Hours worked at the film fest: 7
An enjoyable, cougar-free night! ONDA and its staff get two thumbs up for this event!
Part 3. Camp Polk Meadow, Sisters, Oregon—invasive weed pulling with Deschutes Land Trust
The Deschutes Land Trust (DLT), also headquartered in Bend, sponsors regular Weed Warrior trips to conservation areas near Bend. Have you ever tried to keep 100 square feet of garden free of weeds in late summer? I usually give up around mid-July. But the undaunted DLT Weed Warriors make it their mission three Saturdays per month to pull invasive and noxious weeds from targeted sections of the land trust’s 9000+ acres of conservation lands. Yikes—that’s like 14 square miles.
The DLT’s mission is “to work cooperatively with landowners to conserve land for wildlife, scenic views and local communities.” The Trust conserves and stewards land and riversides that meet these selection criteria.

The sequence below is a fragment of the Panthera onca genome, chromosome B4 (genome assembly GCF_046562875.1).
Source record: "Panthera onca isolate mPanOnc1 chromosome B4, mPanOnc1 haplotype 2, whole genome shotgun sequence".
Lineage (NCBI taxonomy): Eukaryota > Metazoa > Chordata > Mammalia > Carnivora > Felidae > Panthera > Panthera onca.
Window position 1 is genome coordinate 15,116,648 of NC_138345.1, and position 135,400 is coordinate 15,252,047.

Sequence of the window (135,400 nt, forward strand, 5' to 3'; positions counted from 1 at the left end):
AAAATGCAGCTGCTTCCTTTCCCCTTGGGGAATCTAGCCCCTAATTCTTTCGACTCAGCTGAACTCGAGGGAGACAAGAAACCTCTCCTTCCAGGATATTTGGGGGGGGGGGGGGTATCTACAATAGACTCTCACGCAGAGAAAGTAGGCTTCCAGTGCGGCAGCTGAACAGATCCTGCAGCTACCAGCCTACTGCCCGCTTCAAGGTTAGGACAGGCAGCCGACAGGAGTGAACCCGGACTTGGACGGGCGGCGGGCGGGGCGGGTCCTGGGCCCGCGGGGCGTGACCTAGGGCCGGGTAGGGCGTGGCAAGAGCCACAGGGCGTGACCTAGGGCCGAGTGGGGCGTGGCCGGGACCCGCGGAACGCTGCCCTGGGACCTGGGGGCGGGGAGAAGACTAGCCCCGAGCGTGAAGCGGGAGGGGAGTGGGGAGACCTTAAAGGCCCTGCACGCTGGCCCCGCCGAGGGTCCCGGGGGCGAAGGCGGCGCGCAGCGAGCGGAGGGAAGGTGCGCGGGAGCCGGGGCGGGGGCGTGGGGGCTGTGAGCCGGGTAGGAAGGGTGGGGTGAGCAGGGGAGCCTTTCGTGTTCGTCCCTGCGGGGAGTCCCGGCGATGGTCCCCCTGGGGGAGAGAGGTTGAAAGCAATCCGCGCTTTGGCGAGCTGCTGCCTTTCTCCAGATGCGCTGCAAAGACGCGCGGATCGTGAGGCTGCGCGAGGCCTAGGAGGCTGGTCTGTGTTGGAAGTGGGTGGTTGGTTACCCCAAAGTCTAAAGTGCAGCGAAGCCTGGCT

Five of us carpooled about 30 minutes north of Bend to weed the Camp Polk Meadow section of meadow alongside the Wychus Creek, a river of special concern to the DLT.
While there are a number of noxious weeds there, we focused only on the seed stalks of the common mullein weed, Verbascum thapsus. You’ve seen this weed everywhere—it has a dozen or more common names, my favorites being old man’s flannel, velvet plant (both due to its fuzzy leaves) and Quaker rouge, allegedly because Quaker women used it to provoke a pink irritation-rash on their cheeks in lieu of using makeup. Mullein has a 2-year growth cycle, like parsley. The first year it makes a fuzzy rosette of leaves, and the second year it goes into reproduction gear. As instructed, I clipped off the torch-like seed stalks, carefully bagged them, and pulled first-year stalkless plants from the ground.
Sisyphus would have been proud of us for persisting. Every stalk we bagged apparently prevented some 100-240,000 seeds from self-sowing. Still, it was disheartening to imagine next year’s crop. Any stalk that got past us could spread 100,000 or more seeds, which are said to be viable for 35 or more years. Rats. I think my rock just rolled down the hill again. And yet, the Weed Warrior teams persist!